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Target Letters

What Is a Target Letter?

Simply put, a target letter is correspondence sent to an individual who is required to testify in front of a grand jury.

The individual may be required to provide background or commentary on the subject of an investigation. Although this sounds relatively unintimidating, a target letter may indicate that you are the subject of the investigation. If this is the case, you may be suspected of a serious crime.

Understanding the Role of Grand Juries

A grand jury is a body of people organized for the purpose of determining whether there are sufficient facts in a specific case to justify indictment (a written instrument presented to a court that charges a person with the commission of a crime). Generally speaking, a grand jury is comprised of 16 to 20 people. Grand juries are designed to keep prosecutors in check. Simply put, the grand jury keeps prosecutors from making wild accusations or dragging defendants into court without enough evidence to actually convict them. Today, many states use pre-trial hearings in the place of grand juries.

Typically, grand juries are used when cases involve serious crimes. Misdemeanors usually don't merit a grand jury. If the investigation involves a grievous federal crime, the Fifth Amendment states that a grand jury must be allowed to hear a case before prosecutors make an accusation. During the case, a target letter may be sent to the individual that prosecutors want to accuse.

About the Pre-Indictment Phase

The term "indictment" refers to the official criminal accusation. Pre-indictment refers to a period of time before the case is presented to grand jury. During this time, no one has been officially accused of a crime, but prosecutors and investigators are accumulating evidence to present in a grand jury hearing. You will be notified if prosecutors target you during their investigation.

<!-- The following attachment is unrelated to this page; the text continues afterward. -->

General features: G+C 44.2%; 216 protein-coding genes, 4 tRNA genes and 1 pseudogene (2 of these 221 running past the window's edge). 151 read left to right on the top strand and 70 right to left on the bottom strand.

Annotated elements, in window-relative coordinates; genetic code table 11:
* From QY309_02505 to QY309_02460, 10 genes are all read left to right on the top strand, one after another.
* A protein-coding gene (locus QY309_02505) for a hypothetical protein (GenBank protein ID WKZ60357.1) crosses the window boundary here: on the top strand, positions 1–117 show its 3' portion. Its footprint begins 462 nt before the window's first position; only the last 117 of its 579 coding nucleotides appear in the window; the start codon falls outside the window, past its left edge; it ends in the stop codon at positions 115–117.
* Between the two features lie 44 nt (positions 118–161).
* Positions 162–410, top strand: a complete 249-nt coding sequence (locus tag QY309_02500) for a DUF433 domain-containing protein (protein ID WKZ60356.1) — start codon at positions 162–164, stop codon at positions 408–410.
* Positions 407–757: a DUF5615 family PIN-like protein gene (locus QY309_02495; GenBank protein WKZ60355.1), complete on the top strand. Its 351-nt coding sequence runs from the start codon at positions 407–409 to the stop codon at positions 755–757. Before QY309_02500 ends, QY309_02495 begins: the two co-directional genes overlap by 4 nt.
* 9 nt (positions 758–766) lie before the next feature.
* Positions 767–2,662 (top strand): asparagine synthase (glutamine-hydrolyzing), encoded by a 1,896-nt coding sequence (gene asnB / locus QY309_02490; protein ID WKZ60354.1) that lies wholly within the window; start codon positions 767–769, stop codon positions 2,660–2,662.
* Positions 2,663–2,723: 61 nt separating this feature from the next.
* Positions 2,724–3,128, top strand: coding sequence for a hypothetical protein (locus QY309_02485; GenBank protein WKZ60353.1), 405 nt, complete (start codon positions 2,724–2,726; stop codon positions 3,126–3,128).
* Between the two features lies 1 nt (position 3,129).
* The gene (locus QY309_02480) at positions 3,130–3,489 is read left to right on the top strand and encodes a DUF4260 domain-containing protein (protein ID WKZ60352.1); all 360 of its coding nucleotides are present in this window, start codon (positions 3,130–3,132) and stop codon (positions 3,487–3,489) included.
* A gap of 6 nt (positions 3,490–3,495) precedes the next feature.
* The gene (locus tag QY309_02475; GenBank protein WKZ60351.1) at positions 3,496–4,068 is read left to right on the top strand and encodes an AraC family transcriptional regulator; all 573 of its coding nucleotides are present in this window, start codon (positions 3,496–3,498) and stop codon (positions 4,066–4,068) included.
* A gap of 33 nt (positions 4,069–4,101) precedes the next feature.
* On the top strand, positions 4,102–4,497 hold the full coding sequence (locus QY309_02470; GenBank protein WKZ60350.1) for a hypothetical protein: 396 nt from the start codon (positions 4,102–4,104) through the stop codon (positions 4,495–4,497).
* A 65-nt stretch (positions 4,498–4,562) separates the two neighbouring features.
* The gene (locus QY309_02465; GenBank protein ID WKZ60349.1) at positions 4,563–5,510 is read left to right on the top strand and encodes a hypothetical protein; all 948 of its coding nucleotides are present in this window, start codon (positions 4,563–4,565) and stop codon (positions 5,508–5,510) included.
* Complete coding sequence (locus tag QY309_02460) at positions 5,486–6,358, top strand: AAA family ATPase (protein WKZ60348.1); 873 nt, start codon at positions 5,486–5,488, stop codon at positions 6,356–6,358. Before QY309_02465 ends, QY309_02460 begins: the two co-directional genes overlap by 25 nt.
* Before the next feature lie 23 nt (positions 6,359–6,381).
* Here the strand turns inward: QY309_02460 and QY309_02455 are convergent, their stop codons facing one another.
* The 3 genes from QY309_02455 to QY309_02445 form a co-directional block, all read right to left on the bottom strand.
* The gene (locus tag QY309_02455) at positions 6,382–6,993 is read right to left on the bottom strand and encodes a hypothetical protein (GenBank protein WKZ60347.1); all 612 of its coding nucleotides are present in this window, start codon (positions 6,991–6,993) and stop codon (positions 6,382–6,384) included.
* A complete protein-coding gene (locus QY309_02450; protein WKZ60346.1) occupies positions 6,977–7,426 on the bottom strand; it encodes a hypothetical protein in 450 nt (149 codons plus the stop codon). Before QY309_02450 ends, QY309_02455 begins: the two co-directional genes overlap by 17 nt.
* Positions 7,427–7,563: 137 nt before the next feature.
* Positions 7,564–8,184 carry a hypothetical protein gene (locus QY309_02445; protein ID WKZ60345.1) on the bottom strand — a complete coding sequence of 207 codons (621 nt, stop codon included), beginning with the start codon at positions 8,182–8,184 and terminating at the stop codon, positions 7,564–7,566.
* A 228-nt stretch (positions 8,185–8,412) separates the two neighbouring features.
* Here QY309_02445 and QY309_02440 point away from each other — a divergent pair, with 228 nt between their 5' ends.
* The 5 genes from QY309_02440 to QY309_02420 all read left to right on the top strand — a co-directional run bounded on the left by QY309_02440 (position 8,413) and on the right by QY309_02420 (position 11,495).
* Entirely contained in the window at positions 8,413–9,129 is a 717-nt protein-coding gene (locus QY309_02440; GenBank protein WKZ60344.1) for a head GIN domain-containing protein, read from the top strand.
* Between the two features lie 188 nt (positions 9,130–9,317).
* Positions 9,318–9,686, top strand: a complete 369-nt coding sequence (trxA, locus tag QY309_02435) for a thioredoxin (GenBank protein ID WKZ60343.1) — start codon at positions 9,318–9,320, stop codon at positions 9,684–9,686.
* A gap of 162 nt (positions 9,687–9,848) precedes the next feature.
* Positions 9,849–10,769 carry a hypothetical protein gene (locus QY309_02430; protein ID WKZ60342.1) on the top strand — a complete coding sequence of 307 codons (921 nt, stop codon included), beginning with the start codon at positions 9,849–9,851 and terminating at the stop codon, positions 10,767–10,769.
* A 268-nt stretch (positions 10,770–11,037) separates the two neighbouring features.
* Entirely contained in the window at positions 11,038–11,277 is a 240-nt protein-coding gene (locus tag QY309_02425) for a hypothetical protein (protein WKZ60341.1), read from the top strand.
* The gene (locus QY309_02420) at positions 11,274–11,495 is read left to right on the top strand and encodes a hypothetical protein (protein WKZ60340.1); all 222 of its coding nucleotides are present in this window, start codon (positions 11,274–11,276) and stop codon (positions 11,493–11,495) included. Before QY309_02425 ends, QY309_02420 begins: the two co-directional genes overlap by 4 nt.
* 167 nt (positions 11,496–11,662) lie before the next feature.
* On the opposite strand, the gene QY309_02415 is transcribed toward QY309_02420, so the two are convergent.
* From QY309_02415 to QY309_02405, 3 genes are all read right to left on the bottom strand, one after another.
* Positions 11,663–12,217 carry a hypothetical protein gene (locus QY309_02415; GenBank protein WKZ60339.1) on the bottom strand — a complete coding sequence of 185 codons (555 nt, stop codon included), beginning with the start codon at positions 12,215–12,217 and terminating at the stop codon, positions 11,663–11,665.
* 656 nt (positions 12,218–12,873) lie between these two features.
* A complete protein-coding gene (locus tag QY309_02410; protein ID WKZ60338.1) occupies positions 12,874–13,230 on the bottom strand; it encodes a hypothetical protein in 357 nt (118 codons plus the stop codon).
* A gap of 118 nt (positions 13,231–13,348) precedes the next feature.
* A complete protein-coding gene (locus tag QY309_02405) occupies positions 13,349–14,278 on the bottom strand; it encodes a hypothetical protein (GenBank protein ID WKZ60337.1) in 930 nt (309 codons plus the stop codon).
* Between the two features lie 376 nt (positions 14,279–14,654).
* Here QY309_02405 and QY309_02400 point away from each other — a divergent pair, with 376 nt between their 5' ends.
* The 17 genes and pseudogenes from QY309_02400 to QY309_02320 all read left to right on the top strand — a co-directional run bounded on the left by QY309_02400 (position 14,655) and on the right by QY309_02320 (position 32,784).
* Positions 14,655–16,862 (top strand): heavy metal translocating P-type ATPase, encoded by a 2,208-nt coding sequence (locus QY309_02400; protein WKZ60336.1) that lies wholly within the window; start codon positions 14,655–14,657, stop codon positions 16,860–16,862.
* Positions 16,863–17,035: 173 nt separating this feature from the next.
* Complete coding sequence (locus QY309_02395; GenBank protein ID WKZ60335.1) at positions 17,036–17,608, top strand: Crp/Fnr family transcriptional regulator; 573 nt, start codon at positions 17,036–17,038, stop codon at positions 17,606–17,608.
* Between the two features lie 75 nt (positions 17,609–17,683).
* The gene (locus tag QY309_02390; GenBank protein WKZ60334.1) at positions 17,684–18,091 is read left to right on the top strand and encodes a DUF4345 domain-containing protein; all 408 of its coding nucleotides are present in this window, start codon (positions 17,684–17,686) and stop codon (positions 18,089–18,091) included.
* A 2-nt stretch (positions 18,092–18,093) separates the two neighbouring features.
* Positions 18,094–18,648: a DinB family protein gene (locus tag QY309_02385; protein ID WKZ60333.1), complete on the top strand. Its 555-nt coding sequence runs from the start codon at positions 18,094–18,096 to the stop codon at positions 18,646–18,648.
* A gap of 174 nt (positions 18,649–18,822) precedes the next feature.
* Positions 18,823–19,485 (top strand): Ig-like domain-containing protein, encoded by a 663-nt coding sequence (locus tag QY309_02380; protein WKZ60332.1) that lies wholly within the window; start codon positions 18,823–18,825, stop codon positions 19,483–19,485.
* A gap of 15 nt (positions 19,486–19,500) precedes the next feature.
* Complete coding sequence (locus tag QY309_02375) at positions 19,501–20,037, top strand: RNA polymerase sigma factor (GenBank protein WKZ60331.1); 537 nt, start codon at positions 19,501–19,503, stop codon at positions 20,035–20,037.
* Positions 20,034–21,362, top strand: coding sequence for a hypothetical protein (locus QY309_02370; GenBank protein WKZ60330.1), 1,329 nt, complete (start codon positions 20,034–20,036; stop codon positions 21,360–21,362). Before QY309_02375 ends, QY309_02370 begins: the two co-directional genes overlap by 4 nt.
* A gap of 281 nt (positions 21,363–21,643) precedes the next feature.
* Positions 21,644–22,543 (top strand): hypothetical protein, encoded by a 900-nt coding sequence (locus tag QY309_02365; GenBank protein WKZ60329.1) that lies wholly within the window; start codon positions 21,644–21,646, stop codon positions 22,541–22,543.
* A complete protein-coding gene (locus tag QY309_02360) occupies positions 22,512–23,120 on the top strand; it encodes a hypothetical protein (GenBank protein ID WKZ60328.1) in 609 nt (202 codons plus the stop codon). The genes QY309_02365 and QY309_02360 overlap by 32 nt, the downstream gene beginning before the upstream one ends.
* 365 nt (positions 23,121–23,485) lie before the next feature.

First, you may discover that you are involved in an investigation through your family, friends and co-workers. During the pre-indictment phase, investigators may question your relatives and other people to whom you are associated. Additionally, you may receive a grand jury subpoena to produce specific documents in court or be visited by a federal agent. If a federal agent contacts you at your office or your home, he/she may ask to speak with you and advise that you are a target in an investigation.

Finally, you may receive a target letter. The letter will probably indicate that you must appear before a grand jury and that you are the target of a federal investigation.

What Should I Do if I Receive a Target Letter?

If you receive a federal target letter, contact a defense attorney as soon as possible. If you are under investigation, it is likely that you will be accused of a crime. Depending on the severity of the offense, you may be subject to severe fines and imprisonment. During the grand jury process, anything that you say before the jury may be used against you, but you are not required to answer any incriminating questions. You also have the right to confer with your lawyer before making statements.

At The Zendeh Del Law Firm, PLLC, we have the skill and experience to help you during the pre-indictment phase and while you answer questions before a grand jury. Receiving a target letter can be intimidating, confusing, and overwhelming – that's why our lawyers are committed to standing by your side through every step of the legal process. Contact us today to see what a top-notch legal representative can do for your case. With a Plano criminal defense attorney from The Zendeh Del Law Firm, PLLC on your side, you can rest assured that your case is in good hands.

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